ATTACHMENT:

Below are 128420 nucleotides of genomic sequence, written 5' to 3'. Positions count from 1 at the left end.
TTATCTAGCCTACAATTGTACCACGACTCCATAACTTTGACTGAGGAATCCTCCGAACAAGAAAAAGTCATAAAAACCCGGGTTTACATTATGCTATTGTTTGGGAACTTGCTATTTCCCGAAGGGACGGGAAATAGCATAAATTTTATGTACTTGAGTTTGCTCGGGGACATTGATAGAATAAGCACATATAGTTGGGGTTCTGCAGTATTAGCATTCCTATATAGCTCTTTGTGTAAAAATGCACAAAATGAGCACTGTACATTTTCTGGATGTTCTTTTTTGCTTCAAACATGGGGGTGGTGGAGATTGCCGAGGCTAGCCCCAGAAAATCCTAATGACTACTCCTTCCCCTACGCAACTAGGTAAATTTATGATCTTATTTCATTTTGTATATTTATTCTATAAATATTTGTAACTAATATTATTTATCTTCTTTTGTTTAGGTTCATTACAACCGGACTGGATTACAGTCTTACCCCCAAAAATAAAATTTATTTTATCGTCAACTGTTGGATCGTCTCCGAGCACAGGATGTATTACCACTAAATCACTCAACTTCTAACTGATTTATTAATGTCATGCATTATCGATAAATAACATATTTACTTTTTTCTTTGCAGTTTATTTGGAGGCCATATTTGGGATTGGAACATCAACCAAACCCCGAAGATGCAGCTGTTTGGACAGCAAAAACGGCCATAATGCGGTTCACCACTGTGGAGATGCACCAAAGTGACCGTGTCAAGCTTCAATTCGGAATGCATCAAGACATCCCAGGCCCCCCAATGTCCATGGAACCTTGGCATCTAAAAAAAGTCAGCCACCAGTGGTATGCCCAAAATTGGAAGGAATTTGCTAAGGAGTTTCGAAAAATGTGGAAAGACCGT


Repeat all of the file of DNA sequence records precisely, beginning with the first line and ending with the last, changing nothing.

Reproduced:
Below are 128420 nucleotides of genomic sequence, written 5' to 3'. Positions count from 1 at the left end.
TTATCTAGCCTACAATTGTACCACGACTCCATAACTTTGACTGAGGAATCCTCCGAACAAGAAAAAGTCATAAAAACCCGGGTTTACATTATGCTATTGTTTGGGAACTTGCTATTTCCCGAAGGGACGGGAAATAGCATAAATTTTATGTACTTGAGTTTGCTCGGGGACATTGATAGAATAAGCACATATAGTTGGGGTTCTGCAGTATTAGCATTCCTATATAGCTCTTTGTGTAAAAATGCACAAAATGAGCACTGTACATTTTCTGGATGTTCTTTTTTGCTTCAAACATGGGGGTGGTGGAGATTGCCGAGGCTAGCCCCAGAAAATCCTAATGACTACTCCTTCCCCTACGCAACTAGGTAAATTTATGATCTTATTTCATTTTGTATATTTATTCTATAAATATTTGTAACTAATATTATTTATCTTCTTTTGTTTAGGTTCATTACAACCGGACTGGATTACAGTCTTACCCCCAAAAATAAAATTTATTTTATCGTCAACTGTTGGATCGTCTCCGAGCACAGGATGTATTACCACTAAATCACTCAACTTCTAACTGATTTATTAATGTCATGCATTATCGATAAATAACATATTTACTTTTTTCTTTGCAGTTTATTTGGAGGCCATATTTGGGATTGGAACATCAACCAAACCCCGAAGATGCAGCTGTTTGGACAGCAAAAACGGCCATAATGCGGTTCACCACTGTGGAGATGCACCAAAGTGACCGTGTCAAGCTTCAATTCGGAATGCATCAAGACATCCCAGGCCCCCCAATGTCCATGGAACCTTGGCATCTAAAAAAAGTCAGCCACCAGTGGTATGCCCAAAATTGGAAGGAATTTGCTAAGGAGTTTCGAAAAATGTGGAAAGACCGT